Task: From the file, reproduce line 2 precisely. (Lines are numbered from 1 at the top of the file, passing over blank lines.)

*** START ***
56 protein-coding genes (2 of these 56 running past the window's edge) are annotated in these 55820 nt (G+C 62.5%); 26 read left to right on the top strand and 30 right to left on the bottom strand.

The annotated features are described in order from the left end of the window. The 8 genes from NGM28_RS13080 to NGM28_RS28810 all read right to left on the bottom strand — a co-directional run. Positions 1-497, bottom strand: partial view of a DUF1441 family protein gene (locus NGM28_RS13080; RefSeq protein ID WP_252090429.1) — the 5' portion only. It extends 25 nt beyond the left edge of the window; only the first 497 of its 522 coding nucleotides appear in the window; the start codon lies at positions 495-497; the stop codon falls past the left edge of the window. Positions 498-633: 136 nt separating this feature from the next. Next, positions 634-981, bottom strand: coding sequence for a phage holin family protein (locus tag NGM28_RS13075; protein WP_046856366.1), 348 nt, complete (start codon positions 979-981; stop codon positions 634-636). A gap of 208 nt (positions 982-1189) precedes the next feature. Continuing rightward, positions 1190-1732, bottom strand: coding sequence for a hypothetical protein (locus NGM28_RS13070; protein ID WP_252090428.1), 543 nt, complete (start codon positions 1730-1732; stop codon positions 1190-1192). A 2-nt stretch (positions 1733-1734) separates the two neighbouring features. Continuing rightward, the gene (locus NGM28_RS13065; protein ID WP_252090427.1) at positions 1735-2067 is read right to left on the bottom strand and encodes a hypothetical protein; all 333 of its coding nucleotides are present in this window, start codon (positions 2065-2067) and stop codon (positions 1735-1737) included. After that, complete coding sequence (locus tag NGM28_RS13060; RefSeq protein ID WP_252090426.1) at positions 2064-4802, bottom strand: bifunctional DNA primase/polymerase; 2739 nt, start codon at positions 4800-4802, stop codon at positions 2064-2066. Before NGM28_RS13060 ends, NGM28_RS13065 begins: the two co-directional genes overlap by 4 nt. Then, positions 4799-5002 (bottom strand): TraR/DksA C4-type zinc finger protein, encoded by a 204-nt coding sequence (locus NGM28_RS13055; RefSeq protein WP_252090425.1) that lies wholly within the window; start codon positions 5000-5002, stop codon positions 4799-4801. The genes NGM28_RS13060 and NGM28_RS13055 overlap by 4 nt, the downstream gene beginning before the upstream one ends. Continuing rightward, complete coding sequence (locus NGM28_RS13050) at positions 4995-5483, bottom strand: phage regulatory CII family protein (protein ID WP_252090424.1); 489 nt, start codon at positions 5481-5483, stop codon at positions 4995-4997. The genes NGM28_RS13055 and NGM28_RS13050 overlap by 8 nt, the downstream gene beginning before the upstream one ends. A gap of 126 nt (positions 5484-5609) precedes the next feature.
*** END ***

The annotated features are described in order from the left end of the window. The 8 genes from NGM28_RS13080 to NGM28_RS28810 all read right to left on the bottom strand — a co-directional run. Positions 1-497, bottom strand: partial view of a DUF1441 family protein gene (locus NGM28_RS13080; RefSeq protein ID WP_252090429.1) — the 5' portion only. It extends 25 nt beyond the left edge of the window; only the first 497 of its 522 coding nucleotides appear in the window; the start codon lies at positions 495-497; the stop codon falls past the left edge of the window. Positions 498-633: 136 nt separating this feature from the next. Next, positions 634-981, bottom strand: coding sequence for a phage holin family protein (locus tag NGM28_RS13075; protein WP_046856366.1), 348 nt, complete (start codon positions 979-981; stop codon positions 634-636). A gap of 208 nt (positions 982-1189) precedes the next feature. Continuing rightward, positions 1190-1732, bottom strand: coding sequence for a hypothetical protein (locus NGM28_RS13070; protein ID WP_252090428.1), 543 nt, complete (start codon positions 1730-1732; stop codon positions 1190-1192). A 2-nt stretch (positions 1733-1734) separates the two neighbouring features. Continuing rightward, the gene (locus NGM28_RS13065; protein ID WP_252090427.1) at positions 1735-2067 is read right to left on the bottom strand and encodes a hypothetical protein; all 333 of its coding nucleotides are present in this window, start codon (positions 2065-2067) and stop codon (positions 1735-1737) included. After that, complete coding sequence (locus tag NGM28_RS13060; RefSeq protein ID WP_252090426.1) at positions 2064-4802, bottom strand: bifunctional DNA primase/polymerase; 2739 nt, start codon at positions 4800-4802, stop codon at positions 2064-2066. Before NGM28_RS13060 ends, NGM28_RS13065 begins: the two co-directional genes overlap by 4 nt. Then, positions 4799-5002 (bottom strand): TraR/DksA C4-type zinc finger protein, encoded by a 204-nt coding sequence (locus NGM28_RS13055; RefSeq protein WP_252090425.1) that lies wholly within the window; start codon positions 5000-5002, stop codon positions 4799-4801. The genes NGM28_RS13060 and NGM28_RS13055 overlap by 4 nt, the downstream gene beginning before the upstream one ends. Continuing rightward, complete coding sequence (locus NGM28_RS13050) at positions 4995-5483, bottom strand: phage regulatory CII family protein (protein ID WP_252090424.1); 489 nt, start codon at positions 5481-5483, stop codon at positions 4995-4997. The genes NGM28_RS13055 and NGM28_RS13050 overlap by 8 nt, the downstream gene beginning before the upstream one ends. A gap of 126 nt (positions 5484-5609) precedes the next feature.